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Summary:

Business 2.0: The next generation of gaming consoles — Microsoft’s (MSFT) Xbox 360, Nintendo’s (NTDOY) Revolution, and Sony’s (SNE) PlayStation 3 — were the talk of the Electronic Entertainment Expo, or E3, the giant industry show held in Los Angeles last week. Attendees couldn’t get over […]

Business 2.0: The next generation of gaming consoles — Microsoft’s (MSFT) Xbox 360, Nintendo’s (NTDOY) Revolution, and Sony’s (SNE) PlayStation 3 — were the talk of the Electronic Entertainment Expo, or E3, the giant industry show held in Los Angeles last week. Attendees couldn’t get over the machines’ eye-popping graphics and supercomputer-level processing muscle. But the real story here is that the new crop of consoles is superconnected in a way earlier generations could only dream of. Armed with Ethernet and Wi-Fi, these devices are designed to serve as launchpads for widespread online gaming, a potentially lucrative business that so far has failed to attract users beyond the hard-core. If all goes according to plan, not only will the videogame industry get a boost but the broadband business will too. Continue reading at B2 website.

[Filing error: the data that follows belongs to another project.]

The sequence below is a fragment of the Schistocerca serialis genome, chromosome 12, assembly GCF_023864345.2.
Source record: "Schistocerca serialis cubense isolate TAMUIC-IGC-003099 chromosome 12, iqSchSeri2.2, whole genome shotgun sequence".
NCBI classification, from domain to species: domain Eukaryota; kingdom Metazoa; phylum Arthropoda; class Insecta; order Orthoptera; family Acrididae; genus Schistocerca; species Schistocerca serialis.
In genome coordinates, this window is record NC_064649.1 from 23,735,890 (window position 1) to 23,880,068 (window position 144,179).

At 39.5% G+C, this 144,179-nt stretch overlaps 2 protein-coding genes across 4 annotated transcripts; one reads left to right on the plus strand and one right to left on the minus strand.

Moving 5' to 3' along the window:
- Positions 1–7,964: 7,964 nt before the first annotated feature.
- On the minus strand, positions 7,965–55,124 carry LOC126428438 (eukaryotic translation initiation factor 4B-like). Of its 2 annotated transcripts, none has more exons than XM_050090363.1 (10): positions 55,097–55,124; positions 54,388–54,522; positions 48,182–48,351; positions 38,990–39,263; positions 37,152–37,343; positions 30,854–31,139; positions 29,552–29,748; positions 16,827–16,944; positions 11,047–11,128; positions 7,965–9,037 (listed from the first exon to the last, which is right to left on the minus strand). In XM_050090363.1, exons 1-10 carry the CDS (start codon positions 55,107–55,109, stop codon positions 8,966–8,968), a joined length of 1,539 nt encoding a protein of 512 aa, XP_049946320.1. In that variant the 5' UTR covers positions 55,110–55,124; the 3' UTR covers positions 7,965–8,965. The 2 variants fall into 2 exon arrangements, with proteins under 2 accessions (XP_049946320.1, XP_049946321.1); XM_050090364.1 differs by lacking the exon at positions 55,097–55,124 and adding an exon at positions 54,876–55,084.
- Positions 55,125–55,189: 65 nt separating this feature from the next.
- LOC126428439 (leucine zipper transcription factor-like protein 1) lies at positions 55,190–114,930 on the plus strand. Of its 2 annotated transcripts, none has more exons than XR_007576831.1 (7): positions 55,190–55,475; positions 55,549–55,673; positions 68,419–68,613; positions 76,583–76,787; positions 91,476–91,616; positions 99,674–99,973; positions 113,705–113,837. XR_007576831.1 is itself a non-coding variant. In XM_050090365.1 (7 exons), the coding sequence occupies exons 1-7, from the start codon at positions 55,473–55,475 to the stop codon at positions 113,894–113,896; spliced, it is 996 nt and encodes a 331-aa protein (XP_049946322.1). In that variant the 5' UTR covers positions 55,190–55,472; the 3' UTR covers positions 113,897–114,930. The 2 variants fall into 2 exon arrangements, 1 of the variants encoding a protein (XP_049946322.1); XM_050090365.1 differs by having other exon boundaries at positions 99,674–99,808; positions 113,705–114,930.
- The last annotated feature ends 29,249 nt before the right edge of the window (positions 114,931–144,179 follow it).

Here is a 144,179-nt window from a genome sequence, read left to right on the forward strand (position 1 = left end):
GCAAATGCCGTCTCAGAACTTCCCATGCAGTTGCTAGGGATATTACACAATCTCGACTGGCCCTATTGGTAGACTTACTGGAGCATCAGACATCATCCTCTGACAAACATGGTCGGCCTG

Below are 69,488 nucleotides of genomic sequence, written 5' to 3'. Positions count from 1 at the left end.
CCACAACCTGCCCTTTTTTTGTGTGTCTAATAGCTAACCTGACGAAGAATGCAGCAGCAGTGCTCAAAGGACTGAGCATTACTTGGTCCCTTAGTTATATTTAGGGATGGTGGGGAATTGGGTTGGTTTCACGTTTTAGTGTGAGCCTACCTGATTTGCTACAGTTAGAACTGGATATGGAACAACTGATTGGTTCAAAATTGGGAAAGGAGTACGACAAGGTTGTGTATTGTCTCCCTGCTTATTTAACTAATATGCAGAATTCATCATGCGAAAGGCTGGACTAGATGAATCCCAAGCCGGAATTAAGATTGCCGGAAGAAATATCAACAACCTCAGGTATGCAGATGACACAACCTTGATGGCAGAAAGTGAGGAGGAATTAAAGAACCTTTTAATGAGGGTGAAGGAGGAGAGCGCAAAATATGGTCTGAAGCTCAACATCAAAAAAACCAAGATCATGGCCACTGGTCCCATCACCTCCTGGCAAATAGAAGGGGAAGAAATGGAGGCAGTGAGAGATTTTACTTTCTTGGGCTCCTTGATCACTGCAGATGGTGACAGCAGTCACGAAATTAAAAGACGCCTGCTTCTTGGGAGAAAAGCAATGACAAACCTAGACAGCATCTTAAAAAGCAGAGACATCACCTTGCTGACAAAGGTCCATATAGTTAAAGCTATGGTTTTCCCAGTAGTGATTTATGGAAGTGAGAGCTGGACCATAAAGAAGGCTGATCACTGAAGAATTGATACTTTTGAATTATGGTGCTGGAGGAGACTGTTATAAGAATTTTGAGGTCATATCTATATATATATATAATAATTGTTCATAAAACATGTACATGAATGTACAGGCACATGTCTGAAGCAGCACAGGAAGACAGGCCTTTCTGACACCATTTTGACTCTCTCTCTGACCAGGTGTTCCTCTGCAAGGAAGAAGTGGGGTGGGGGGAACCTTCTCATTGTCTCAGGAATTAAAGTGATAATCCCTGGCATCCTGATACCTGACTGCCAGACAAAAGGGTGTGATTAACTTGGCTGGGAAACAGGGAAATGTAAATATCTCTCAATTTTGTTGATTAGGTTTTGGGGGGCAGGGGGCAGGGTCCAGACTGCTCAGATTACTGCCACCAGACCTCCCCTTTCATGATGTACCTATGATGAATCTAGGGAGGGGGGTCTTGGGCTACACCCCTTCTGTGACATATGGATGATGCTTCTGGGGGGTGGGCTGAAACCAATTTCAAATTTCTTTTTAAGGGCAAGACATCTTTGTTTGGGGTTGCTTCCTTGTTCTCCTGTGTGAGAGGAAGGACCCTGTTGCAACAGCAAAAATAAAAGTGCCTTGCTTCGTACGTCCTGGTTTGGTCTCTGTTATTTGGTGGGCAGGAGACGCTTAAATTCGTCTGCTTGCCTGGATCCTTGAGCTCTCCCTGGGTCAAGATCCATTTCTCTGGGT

1. Sorry, but I couldn’t disagree more, Om. The problem is that most broadband providers are telecom and cable companies that earn much more money on their other proprietary services. In the case of telecom, it’s phone service. In the case of cable, TV. As more of their services transfer to IP over their broadband connection, the more revenue they are going to lose. Broadband prices might creep up, but they’ll never rival the revenue they generate off of these other services (and it won’t even be close on the margin).

    Broadband Internet access is ultimately a commodity. And more and more services will move to Skype-type models. Add cheap broadband wireless to the mix and you’ve got narrow margins as far as the eye can see. The new game consoles should terrify broadband services providers because most of what they currently provide will be imbedded in the device as software. Microsoft, Sony, et al will provide the valuable stuff while the carriers provide the commodity service.

    They’ll milk what they have as long as possible, but the future is cheap software-based services on open networks. Neither cable nor phone companies will be very comfortable in that setting.

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